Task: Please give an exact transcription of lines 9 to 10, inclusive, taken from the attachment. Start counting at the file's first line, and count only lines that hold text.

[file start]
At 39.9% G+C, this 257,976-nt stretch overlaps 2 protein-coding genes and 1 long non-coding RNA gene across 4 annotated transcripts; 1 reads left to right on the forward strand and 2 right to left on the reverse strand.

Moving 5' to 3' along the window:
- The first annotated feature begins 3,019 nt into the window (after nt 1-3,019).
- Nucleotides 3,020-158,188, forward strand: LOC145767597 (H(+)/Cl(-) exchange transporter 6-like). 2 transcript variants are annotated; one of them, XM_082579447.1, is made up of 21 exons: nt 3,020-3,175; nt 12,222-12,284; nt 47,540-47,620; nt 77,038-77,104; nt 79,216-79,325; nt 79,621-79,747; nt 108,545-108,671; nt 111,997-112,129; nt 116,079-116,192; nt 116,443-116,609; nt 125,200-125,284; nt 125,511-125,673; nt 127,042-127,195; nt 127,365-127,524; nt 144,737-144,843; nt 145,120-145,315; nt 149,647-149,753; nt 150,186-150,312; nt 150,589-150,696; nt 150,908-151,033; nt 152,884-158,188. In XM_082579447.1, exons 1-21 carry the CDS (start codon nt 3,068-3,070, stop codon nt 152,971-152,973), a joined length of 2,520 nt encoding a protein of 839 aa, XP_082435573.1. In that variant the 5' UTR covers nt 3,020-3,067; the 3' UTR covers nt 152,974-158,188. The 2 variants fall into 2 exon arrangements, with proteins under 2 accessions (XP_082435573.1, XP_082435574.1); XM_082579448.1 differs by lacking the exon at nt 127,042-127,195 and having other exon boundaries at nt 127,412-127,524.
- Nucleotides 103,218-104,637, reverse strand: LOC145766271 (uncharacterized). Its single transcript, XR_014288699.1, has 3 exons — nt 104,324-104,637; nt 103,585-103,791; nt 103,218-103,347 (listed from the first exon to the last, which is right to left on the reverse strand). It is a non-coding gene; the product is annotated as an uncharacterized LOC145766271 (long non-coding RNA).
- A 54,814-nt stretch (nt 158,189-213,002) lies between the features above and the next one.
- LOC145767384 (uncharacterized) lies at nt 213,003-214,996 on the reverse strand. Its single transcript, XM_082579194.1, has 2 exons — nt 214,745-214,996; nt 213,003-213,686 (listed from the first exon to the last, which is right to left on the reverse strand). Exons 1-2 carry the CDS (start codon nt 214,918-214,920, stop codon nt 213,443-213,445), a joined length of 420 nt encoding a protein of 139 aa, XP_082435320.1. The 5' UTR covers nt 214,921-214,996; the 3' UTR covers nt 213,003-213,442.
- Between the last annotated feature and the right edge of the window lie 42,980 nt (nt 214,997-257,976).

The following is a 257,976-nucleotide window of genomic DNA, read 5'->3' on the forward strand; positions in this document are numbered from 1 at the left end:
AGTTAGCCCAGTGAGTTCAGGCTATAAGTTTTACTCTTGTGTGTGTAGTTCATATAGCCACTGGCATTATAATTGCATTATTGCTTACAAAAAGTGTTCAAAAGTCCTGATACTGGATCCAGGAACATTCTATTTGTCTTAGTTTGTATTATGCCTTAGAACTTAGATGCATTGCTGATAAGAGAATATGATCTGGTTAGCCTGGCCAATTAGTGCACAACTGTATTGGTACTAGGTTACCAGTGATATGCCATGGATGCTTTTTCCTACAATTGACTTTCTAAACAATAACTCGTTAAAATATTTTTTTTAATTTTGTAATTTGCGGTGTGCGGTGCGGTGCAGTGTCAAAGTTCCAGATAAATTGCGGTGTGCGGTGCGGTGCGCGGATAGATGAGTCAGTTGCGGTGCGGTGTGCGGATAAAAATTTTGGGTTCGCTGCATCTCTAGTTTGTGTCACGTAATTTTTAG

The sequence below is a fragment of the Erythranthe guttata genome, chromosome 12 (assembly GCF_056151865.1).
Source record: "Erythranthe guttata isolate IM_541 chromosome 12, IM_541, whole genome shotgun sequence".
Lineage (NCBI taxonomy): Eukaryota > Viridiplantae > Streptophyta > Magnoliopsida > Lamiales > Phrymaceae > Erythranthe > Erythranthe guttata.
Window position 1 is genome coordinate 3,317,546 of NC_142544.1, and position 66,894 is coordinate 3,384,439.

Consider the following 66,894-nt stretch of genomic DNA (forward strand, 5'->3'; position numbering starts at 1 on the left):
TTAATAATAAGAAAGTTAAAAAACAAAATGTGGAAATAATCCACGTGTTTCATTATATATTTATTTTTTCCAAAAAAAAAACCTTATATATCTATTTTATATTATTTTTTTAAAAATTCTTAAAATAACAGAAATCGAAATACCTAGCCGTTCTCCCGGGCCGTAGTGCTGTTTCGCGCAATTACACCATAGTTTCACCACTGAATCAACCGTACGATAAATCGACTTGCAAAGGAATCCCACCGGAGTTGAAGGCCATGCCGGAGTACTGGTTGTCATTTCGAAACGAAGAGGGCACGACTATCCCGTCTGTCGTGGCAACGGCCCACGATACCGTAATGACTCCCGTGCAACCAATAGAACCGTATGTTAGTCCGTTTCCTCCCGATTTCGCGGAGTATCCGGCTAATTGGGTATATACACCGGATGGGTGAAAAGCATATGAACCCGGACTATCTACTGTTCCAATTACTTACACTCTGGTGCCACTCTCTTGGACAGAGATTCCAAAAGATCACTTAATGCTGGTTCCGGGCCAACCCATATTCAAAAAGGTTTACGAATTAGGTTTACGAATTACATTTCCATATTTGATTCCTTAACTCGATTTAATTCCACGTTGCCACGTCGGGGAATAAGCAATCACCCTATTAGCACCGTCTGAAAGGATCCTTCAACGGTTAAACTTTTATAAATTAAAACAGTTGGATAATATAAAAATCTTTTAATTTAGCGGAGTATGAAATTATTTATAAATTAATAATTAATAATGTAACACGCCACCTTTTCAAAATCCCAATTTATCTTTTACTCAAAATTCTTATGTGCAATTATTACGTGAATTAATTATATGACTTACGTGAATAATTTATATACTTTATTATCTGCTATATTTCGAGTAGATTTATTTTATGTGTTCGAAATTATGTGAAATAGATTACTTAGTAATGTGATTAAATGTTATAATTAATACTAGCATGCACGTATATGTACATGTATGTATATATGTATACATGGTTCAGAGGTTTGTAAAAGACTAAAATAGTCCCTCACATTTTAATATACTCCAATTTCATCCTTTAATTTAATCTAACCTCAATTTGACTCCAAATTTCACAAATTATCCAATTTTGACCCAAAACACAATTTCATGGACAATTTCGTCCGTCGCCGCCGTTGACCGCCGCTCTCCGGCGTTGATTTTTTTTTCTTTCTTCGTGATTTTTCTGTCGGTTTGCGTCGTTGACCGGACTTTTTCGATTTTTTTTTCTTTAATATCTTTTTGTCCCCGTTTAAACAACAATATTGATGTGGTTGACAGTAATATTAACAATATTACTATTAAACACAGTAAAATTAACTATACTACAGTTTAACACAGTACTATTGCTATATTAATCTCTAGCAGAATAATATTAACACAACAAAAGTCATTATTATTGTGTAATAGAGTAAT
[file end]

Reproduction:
The following is a 257,976-nucleotide window of genomic DNA, read 5'->3' on the forward strand; positions in this document are numbered from 1 at the left end:
AGTTAGCCCAGTGAGTTCAGGCTATAAGTTTTACTCTTGTGTGTGTAGTTCATATAGCCACTGGCATTATAATTGCATTATTGCTTACAAAAAGTGTTCAAAAGTCCTGATACTGGATCCAGGAACATTCTATTTGTCTTAGTTTGTATTATGCCTTAGAACTTAGATGCATTGCTGATAAGAGAATATGATCTGGTTAGCCTGGCCAATTAGTGCACAACTGTATTGGTACTAGGTTACCAGTGATATGCCATGGATGCTTTTTCCTACAATTGACTTTCTAAACAATAACTCGTTAAAATATTTTTTTTAATTTTGTAATTTGCGGTGTGCGGTGCGGTGCAGTGTCAAAGTTCCAGATAAATTGCGGTGTGCGGTGCGGTGCGCGGATAGATGAGTCAGTTGCGGTGCGGTGTGCGGATAAAAATTTTGGGTTCGCTGCATCTCTAGTTTGTGTCACGTAATTTTTAG